Page last updated at 12:27 GMT, Wednesday, 26 November 2008

Spam on rise after brief reprieve

Generic spam message
Over 90% of email is spam

In the world of spam, what goes down must come up.

Two weeks after the shutdown of web hosting firm McColo, which saw a two-thirds drop in spam worldwide, spam numbers are creeping up again.

Industry experts disagree on the degree to which spam has returned, but most say that prior levels will soon be reached.

Some 450,000 infected computers have been spotted trying to connect to the largest of the networks McColo hosted.

Messaging security firm IronPort Systems reckons that for now, spam remains at a level below half that prior to the McColo shutdown, whereas MessageLabs sees the level at about two-thirds.

In any case, spam is on the rise again.

McColo served as host to a number of "command and control" centres for botnets, networks of infected computers called bots that send spam and engage in other malicious activities.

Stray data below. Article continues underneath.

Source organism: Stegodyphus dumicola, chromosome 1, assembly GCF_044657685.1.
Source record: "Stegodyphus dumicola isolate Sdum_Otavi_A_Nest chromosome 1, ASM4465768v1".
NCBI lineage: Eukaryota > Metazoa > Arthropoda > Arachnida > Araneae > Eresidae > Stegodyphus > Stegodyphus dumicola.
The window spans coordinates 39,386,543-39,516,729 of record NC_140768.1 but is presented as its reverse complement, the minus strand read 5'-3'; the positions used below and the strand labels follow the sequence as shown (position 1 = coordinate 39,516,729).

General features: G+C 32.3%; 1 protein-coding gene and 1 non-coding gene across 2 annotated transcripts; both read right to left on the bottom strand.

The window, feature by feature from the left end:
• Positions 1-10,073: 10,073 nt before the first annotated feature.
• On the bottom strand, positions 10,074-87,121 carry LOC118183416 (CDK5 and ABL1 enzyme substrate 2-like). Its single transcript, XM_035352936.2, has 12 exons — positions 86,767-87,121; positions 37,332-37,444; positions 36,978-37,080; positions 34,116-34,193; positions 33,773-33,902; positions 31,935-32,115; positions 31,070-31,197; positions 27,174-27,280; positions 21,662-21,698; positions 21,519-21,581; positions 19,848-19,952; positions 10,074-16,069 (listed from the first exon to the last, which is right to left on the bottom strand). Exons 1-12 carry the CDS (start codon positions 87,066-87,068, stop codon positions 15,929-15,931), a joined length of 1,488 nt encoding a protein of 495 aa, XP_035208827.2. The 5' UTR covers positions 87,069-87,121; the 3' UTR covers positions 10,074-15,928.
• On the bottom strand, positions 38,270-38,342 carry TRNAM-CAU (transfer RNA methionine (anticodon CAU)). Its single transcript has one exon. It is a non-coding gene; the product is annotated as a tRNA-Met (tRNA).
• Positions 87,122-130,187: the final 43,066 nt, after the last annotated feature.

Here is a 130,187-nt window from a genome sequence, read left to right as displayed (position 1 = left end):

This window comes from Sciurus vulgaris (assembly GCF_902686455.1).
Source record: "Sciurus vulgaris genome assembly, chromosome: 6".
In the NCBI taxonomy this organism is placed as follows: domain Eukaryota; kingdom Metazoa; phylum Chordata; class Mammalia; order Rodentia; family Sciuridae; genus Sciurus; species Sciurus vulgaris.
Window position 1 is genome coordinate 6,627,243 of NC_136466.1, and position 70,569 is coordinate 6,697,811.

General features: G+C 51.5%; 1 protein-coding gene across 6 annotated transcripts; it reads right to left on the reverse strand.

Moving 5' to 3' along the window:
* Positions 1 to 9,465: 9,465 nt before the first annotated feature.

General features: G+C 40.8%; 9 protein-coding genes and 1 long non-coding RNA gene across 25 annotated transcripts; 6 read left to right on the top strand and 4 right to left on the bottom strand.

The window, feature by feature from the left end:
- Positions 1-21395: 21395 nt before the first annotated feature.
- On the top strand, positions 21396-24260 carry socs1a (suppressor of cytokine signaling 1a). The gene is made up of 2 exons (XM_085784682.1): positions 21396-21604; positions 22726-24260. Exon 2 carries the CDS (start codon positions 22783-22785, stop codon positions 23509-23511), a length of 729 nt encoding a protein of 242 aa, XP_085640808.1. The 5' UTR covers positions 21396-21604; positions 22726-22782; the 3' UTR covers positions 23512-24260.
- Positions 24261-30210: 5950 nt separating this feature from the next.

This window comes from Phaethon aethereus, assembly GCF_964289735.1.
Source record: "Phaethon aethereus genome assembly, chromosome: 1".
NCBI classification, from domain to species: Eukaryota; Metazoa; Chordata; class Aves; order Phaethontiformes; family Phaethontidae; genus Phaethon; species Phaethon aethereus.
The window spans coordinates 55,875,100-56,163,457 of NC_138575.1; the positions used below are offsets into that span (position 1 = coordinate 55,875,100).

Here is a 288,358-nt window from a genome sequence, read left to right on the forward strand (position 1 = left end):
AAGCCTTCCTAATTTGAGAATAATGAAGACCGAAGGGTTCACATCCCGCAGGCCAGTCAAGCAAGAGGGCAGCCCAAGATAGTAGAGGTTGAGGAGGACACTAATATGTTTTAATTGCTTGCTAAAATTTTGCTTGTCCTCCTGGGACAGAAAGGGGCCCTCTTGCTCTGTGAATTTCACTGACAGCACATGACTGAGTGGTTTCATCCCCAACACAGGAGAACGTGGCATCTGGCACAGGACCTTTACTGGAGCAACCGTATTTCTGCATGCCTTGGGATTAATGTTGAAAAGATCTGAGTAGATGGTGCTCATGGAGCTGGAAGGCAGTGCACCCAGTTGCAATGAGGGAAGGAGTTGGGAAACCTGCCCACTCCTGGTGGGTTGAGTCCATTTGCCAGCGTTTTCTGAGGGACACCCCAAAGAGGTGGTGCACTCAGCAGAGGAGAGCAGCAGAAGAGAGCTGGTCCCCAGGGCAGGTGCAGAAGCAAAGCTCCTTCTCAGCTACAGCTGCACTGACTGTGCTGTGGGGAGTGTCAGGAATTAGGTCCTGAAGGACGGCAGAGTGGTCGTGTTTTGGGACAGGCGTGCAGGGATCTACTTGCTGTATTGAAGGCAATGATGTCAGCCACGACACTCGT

With the shutdown of McColo, these botnets have been left without a centralised command, and the botnets' owners will be on the hunt for new hosts and bandwidth.

Phoning home

But the bots will remain infected with the malware that recruited them, and may soon be recruited anew.

Internet security firm FireEye has spotted some 450,000 infected computers from the Srizbi botnet - alleged to account for as much as half of all the spam on Earth - trying to "phone home" and reach their command and control servers.

According to an ongoing investigation by the Washington Post, who initiated the McColo shutdown, the Srizbi bots have been programmed with a mathematical formula that in the event of a shutdown generate a random but unique web address to check for updates.

That suggests that as soon as Srizbi's owners find a new web hosting firm, they need only set up a site at that unique address and the botnet will be fully functional again.

And MessageLabs reports that another large botnet called Cutwail, unaffected by the McColo shutdown, has increased its efforts in response to the "spam vacuum" of recent weeks.

In combination with the typical spam cycle that sees rises around the Christmas season, it would seem that the scourge of spam will return to its former strengths soon.

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